The most elusive prize in hockey is not the Stanley Cup, but the ability to call your team a dynasty. How exclusive is this “dynasty club” exactly? The Hockey Hall of Fame only recognized nine official dynasties. The last one being the Edmonton Oilers Dynasty that won five Stanley Cups from 1984-1990.
Since then a few candidates for dynasty status have come forward. Most obvious might be the Detroit Red Wings who won four Stanley Cups from 1996-2008, this while making it to the finals six times from 1995 to 2009. More recently is the Chicago Blackhawks, winning the Stanley Cup three times from 2010-2015. Both are not officially recognized by the Hockey Hall of Fame but were included in a recent ESPN article ranking NHL dynasties.
So, how about the New Jersey Devils? They had a fantastic run from 1995-to-2003. So, should they be up for consideration? Some have called them a dynasty, others called them a “mini-dynasty”. Overall, the consensus through the hockey world is that it was just a really impressive run, and nothing more. Why is that?
Where the Current Devils Stand
Every dynasty recognized by the Hockey Hall of Fame has at least four cups. If we are going by cups alone that leaves the New Jersey Devils one short.
While ESPN included the Blackhawks’ run from 2010-to-2015 in the company’s dynasty rankings those cups were won in a five-year span. This compared to the Devils’ in an eight-year span of success. Interestingly enough, one of both the Devils’ and Blackhawks’ three cups during the team’s respective dynasties, was won in a shortened 48-game season lockout year.
So, for the Devils to even enter the conversation of officially being dubbed a dynasty, the team would have most likely need a fourth cup during that time. There were two separate times the New Jersey Devils lost in a Stanley Cup final. Let’s take a look at each.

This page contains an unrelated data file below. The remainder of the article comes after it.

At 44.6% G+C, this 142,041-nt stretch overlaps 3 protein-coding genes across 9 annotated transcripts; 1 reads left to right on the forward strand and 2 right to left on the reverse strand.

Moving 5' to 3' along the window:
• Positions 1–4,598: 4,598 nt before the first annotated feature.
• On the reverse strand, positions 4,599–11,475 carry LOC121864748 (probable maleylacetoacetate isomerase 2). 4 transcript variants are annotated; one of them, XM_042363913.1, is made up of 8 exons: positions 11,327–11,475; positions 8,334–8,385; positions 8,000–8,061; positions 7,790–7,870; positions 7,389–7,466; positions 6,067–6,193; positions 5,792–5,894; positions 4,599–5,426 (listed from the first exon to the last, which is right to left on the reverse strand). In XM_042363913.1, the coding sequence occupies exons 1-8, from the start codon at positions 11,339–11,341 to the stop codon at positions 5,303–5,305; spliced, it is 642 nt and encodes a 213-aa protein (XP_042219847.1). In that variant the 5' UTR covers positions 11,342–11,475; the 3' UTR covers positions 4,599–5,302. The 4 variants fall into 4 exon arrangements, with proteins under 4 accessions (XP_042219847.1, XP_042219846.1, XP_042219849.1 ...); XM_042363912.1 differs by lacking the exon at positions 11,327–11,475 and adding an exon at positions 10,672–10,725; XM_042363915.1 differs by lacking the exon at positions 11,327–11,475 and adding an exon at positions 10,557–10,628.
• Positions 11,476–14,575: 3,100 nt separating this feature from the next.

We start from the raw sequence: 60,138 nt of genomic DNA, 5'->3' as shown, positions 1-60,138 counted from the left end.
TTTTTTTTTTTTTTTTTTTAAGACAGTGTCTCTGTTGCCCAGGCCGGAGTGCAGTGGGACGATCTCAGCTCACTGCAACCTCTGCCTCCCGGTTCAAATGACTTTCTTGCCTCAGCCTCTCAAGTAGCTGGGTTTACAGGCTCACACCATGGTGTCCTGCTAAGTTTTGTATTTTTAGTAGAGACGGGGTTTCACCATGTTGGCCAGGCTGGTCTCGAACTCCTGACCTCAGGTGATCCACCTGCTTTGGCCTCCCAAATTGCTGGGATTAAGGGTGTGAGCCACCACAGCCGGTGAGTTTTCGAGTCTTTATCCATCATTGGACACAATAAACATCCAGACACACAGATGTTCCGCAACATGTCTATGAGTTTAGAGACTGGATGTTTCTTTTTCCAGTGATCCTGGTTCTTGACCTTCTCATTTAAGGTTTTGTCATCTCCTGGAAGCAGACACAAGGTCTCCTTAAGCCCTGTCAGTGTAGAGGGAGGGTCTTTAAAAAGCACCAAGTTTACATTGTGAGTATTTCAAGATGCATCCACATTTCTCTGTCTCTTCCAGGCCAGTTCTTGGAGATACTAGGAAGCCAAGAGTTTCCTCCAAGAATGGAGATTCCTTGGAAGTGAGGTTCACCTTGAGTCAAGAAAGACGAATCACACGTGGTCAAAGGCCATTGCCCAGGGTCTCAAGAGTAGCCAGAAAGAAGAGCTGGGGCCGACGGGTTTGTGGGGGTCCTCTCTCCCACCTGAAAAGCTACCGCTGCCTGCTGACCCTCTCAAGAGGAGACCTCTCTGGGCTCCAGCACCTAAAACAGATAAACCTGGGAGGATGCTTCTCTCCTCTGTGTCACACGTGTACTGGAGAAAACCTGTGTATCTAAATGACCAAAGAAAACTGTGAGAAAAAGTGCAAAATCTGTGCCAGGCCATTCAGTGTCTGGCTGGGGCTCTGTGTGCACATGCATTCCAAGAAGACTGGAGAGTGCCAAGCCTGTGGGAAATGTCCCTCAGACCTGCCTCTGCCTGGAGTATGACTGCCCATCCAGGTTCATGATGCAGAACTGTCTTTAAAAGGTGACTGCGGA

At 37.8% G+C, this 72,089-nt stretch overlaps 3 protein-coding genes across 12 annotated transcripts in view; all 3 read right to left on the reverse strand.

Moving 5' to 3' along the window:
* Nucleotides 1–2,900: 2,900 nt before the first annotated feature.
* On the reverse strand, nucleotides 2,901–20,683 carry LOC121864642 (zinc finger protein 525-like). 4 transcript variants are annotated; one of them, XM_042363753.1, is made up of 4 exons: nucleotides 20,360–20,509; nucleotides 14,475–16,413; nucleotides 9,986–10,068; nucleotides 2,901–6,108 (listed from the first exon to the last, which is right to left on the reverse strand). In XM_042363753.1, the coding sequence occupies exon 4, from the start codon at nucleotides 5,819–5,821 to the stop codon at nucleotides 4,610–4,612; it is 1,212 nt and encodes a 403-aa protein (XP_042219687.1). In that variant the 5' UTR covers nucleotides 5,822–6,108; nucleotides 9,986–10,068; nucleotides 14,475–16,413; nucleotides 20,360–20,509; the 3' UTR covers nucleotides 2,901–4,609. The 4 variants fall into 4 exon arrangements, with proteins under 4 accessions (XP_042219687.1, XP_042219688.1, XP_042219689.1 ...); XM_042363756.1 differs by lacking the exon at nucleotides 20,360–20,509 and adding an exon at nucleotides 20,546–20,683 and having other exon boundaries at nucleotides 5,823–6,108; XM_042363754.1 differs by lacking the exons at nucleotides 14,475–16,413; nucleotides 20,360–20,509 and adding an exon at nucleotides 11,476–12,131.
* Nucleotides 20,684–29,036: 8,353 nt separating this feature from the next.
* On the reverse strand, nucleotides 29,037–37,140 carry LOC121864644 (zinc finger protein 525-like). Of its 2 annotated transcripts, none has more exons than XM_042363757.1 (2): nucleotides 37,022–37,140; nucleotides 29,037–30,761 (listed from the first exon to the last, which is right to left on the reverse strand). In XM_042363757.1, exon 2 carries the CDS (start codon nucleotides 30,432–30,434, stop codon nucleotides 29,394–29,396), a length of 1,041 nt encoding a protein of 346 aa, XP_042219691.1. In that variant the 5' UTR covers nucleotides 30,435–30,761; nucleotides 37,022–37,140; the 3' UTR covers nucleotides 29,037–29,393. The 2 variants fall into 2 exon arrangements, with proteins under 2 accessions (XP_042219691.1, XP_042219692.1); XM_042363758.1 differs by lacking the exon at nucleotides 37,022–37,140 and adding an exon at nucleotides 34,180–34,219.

The 2000-01 Stanley Cup
Besides the 1994 Eastern Conference final against the New York Rangers, this might be the series most Devils fans want to forget. The Devils blew a three-two lead — this includes an attempt to close the series at home in a Game Six — to lose in seven games to the Colorado Avalanche. The series is most remembered through the NHL for the “feel-good” story of Ray Bourque finally being able to win the Stanley Cup.
If the Devils had won in 2001, that would have been there third Stanley Cup championship and their second consecutive one. Although repeat champions are somewhat rare in today’s NHL — the Pittsburgh Penguins achieved the feat in 2016 and 2017 — this was only three years removed from the Detroit Red Wings winning in 1997 and 1998. Plus, this was a decade removed from the 1980s. Where every Stanley Cup, except two, were won by either the New York Islanders or Edmonton Oilers.
If the Devils won in 2001, that would have been the team’s third Stanley Cup. Let’s assume the team would win again in 2003, and that brings the franchise total up to four. This matches the officially recognized dynasties, as well as the Detroit Red Wings of the same era.
It is worth noting that the Devils would have won four cups in eight season. This compared to the Red Wings who won four Stanley Cups in 11 seasons. This may have even not been enough for the Hockey Hall of Fame to officially call the Devils a dynasty, but at least enough to take note.
The 2011-12 Stanley Cup Final
The only other time in history the Devils lost in the Stanley Cup was the team’s most recent appearance, which was a loss to the Los Angeles Kings in 2011-2012. The Devils went on a Cinderella run to make the Stanley Cup but ultimately lost in six games. The loss was not unexpected, given Los Angeles dominant play that postseason, so this one lacks the disappointment of the 2001 Stanley Cup final brang.
So, let’s say the Devils ended up beating Los Angeles to win their fourth Stanley Cup championship in 2012. Would that be enough for a dynasty status? Probably not, when you look at the makeup of the teams.
Every dynasty features, for the most part, the same players winning multiple cups. The only players on the Devils’ 2012 team that was a part of the team during the cup years were Martin Brodeur, Patrik Elias, and Petr Sykora. The Zach Parise-led team was entirely different from the cup teams of the 1990s and early 2000s. Even if it would have been four cups in less than two decades, it probably would not have counted towards a dynasty.